Ingredients: 20 x 20cm square chocolate cake (the better the cake, the better the trifle);1 litre of chilled custard; 2 x flakes (or more!) ; 500 ml whipped cream ; Your choice of nuts (I used walnuts and flaked almonds) ; 2 tots Amarula .
Cut chocolate cake into 2x2cm chunks. Place first layer on bottom of suitable glass bowl. Pour tot of Amarula over cake. Pour layer of custard over chunks of cake – approx half a litre. Whip cream until stiff. Add layer of cream over custard in blobs, working from outside in so that you can see the layers when you’re done. Roughly chop nuts. Sprinkle a layer over cream. Crumble a layer of flake. Repeat layers, starting with cubed cake, moistening it with a shot of Amarula, then custard, and cream. Garnish the top with nuts and a flake. Keep chilled until you’re ready to serve, and enjoy! Easy as that: Serves 6
I kissed a giraffe in Africa with a view of the Ngong Hills and like Karen Blixen who had a farm at the bottom of these Hills, I share an absolute passion for Africa. This passion has on this occasion bought me to a wonderful Manor House in Nairobi where I am surrounded by 8 Rothschild giraffes and much of Karen Blixen’s furniture. If only wood could talk, who wouldn’t love to hear about life in the early 1900’s when Kenya was a British Colony and life was so different to what we know today…
Giraffe Manor is a stately home in the Nairobi suburb of Langata about 45 mins drive in traffic from Jomo Kenyatta international airport. The main drawcard of staying here is the endangered Rothschild Giraffe who roam the gardens and whom you can feed and if you don’t mind the effusive saliva exchange – KISS.
Kissing a giraffe doesn’t come cheaply and will set you back approximately USD535 per person but you also get a beautiful bedroom to sleep in, 3 delicious meals with drinks included, a driver to take you anywhere in the Karen/Langata area, entry to the African Fund For Endangered Wildlife and an experience to stay in your memory banks for some time. I was fortunate to share this experience with my family on this occasion but in 2008 I stayed solo and was extremely well looked after with for example a bath poured for me on arrival with gin and tonic . Bliss.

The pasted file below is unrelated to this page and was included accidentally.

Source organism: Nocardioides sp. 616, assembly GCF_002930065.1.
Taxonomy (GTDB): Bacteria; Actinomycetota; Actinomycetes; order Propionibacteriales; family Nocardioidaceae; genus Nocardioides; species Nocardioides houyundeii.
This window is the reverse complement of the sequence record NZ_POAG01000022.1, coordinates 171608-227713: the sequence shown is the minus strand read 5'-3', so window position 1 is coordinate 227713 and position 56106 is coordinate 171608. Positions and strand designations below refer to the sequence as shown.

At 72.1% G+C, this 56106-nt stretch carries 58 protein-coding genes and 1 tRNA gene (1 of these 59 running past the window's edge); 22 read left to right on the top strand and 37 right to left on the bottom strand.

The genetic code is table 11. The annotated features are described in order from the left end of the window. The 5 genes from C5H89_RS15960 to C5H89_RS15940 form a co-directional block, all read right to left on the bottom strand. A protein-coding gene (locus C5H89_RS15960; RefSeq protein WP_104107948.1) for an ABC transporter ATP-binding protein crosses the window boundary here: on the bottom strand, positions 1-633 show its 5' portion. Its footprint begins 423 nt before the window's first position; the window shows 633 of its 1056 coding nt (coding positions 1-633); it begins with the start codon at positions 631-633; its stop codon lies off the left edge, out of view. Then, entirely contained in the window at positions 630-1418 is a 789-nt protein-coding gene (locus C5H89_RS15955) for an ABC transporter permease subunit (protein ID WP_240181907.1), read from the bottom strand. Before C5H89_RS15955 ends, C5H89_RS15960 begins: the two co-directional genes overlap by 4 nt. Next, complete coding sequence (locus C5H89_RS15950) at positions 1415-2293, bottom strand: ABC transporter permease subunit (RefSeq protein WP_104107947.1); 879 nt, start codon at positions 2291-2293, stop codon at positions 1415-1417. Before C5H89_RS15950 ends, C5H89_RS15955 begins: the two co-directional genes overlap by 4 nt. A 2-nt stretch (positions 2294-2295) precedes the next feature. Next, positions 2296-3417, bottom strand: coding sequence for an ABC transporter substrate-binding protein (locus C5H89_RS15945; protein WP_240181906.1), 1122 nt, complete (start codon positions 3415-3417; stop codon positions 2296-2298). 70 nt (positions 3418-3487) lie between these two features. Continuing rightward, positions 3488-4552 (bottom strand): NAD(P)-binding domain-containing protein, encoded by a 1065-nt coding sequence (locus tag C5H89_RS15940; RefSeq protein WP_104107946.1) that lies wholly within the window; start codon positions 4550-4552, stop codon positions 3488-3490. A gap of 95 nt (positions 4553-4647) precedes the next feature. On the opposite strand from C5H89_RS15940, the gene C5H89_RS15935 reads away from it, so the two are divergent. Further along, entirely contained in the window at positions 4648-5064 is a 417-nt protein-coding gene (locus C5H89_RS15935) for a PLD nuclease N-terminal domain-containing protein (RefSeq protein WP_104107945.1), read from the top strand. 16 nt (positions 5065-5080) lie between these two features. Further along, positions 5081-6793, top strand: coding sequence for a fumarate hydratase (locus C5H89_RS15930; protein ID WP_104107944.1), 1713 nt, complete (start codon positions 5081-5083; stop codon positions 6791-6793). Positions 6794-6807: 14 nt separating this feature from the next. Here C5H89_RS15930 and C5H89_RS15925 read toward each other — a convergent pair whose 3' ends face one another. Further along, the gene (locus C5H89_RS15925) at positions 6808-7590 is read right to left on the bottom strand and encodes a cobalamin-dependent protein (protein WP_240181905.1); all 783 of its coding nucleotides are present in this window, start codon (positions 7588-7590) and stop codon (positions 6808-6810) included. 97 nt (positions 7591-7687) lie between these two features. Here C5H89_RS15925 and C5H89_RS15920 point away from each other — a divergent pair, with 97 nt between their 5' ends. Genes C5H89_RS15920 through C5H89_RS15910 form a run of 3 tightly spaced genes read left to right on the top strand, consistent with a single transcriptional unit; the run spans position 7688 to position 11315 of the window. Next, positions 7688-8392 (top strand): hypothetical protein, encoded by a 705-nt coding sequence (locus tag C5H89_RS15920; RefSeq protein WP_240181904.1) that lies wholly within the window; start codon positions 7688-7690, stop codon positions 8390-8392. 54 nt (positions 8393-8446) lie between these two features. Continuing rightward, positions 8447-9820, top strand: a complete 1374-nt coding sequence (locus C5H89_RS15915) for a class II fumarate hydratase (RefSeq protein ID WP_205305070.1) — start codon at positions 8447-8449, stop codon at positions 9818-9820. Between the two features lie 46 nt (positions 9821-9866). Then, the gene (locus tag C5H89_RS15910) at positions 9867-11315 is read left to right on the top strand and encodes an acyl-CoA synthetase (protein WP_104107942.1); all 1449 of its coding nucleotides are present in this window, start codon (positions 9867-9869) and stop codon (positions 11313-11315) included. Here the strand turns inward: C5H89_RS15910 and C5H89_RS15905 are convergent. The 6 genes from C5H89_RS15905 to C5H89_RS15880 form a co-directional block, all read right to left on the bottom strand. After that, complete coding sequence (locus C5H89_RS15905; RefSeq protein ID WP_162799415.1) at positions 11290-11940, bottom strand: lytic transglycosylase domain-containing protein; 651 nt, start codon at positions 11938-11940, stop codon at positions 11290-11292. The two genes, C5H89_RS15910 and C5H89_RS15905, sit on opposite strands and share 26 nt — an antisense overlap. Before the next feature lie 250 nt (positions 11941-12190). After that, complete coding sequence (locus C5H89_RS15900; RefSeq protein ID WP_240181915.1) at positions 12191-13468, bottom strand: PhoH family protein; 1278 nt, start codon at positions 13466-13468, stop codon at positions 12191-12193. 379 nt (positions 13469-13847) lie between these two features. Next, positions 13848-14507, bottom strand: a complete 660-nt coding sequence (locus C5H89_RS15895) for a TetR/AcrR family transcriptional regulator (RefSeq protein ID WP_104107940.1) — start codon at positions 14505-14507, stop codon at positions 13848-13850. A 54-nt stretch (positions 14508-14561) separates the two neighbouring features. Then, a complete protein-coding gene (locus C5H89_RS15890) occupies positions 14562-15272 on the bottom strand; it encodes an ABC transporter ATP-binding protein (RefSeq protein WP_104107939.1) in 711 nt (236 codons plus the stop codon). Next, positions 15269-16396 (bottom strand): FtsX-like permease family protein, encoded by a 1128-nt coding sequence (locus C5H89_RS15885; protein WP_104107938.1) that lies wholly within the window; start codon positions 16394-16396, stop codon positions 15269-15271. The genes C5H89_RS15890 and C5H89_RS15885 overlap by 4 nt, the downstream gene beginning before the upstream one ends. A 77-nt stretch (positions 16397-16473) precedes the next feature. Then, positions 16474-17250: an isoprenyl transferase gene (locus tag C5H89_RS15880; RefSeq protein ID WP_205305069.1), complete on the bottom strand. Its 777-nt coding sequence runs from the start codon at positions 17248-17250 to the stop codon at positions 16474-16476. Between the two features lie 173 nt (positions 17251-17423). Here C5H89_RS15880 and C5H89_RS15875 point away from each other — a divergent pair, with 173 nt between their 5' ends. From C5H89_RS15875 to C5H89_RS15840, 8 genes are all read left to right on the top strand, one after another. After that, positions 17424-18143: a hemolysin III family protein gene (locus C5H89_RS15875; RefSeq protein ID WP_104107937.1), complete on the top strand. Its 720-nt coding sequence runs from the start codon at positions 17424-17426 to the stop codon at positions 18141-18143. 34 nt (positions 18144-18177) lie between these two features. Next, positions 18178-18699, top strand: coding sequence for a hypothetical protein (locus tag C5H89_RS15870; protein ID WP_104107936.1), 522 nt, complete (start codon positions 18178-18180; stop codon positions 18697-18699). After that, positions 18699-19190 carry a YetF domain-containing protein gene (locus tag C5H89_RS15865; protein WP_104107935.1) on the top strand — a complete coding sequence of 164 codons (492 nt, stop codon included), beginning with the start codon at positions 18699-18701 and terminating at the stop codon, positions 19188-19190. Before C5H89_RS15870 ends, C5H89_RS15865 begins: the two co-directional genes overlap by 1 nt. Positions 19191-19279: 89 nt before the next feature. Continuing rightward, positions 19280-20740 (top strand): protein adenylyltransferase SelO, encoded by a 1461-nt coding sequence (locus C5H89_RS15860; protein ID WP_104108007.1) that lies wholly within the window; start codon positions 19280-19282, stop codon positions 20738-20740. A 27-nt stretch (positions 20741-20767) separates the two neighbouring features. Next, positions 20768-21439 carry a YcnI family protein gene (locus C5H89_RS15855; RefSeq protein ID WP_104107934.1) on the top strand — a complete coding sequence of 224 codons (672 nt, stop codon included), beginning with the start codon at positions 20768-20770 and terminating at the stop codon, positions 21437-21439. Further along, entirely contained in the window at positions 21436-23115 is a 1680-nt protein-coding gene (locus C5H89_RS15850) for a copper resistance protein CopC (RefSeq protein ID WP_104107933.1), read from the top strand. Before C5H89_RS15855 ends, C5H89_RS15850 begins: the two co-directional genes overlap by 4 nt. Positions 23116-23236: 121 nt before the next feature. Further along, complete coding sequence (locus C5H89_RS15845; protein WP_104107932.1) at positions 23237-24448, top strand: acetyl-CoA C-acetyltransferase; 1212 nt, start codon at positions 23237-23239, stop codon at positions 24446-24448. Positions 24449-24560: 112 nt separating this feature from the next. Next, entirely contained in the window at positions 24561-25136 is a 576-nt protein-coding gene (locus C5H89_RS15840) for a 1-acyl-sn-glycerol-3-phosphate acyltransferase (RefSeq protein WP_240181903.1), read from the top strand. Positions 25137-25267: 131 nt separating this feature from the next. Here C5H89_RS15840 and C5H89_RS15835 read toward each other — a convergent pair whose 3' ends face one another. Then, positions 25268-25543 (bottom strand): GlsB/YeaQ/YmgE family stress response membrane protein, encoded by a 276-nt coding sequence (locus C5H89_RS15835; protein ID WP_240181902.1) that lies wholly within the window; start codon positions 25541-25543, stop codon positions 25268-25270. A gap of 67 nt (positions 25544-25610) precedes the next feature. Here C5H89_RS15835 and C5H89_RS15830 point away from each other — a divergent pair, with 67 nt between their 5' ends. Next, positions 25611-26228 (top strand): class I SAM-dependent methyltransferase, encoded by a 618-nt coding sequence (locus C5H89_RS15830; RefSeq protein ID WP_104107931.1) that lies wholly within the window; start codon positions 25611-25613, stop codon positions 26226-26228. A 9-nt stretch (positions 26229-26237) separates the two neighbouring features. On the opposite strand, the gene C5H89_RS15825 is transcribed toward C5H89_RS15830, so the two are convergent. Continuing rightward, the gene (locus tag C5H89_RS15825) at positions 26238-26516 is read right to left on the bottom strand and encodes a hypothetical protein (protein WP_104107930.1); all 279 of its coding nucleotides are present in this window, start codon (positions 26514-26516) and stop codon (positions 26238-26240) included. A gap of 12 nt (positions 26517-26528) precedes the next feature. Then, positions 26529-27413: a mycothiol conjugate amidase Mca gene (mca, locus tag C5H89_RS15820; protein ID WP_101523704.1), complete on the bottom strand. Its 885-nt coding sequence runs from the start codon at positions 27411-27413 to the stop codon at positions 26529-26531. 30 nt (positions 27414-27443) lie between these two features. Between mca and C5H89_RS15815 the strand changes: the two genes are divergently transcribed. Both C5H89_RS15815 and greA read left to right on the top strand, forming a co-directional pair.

The Manor has 10 rooms with Betty and Jock being the rooms at the front of the Manor where the giraffes come and poke their heads in before breakfast. The staff really make an effort to make sure every one leaves with some great photographic evidence of their stay but really sometimes it is better to forget about the photo and just take in the experience. To look into those amazing eyes, stroke their bodies and exchange saliva is truly an experience you will lock away in your memory and on return to your home you will reflect on the experience, share it with others and vow to protect these beautiful creatures from extinction. Travelling expands the mind, opens the heart and teaches us so much about the world we live in.
I would recommend a two night stay at Giraffe Manor but if you can only spend a night make sure you arrive in time for lunch and stay for breakfast as dining amongst these gentle giants is a must. I booked direct with Judy at the www.thesafaricollection.com
Renato these gorgeous photos are for you! First up we have a baby leopard cub and then a lion cub learning to climb. Should make you smile not cry. Have a great weekend everyone.
I don’t generally post links to other people’s blogs but yesterday I saw this story on Africa Geographic’s blog page about an orphaned rhino in the Kruger National Park. The tiny rhino sought help from people after it’s mother had probably been poached. Luckily for this 8 week old the motorist Liam Burrough stayed with it, sent for assistance and then wrote about his heartrending experience. I would like to share the story as 3 rhinos a day are being slaughtered at present and if we don’t take a stand there will be none left in the wild .Click on here to see the story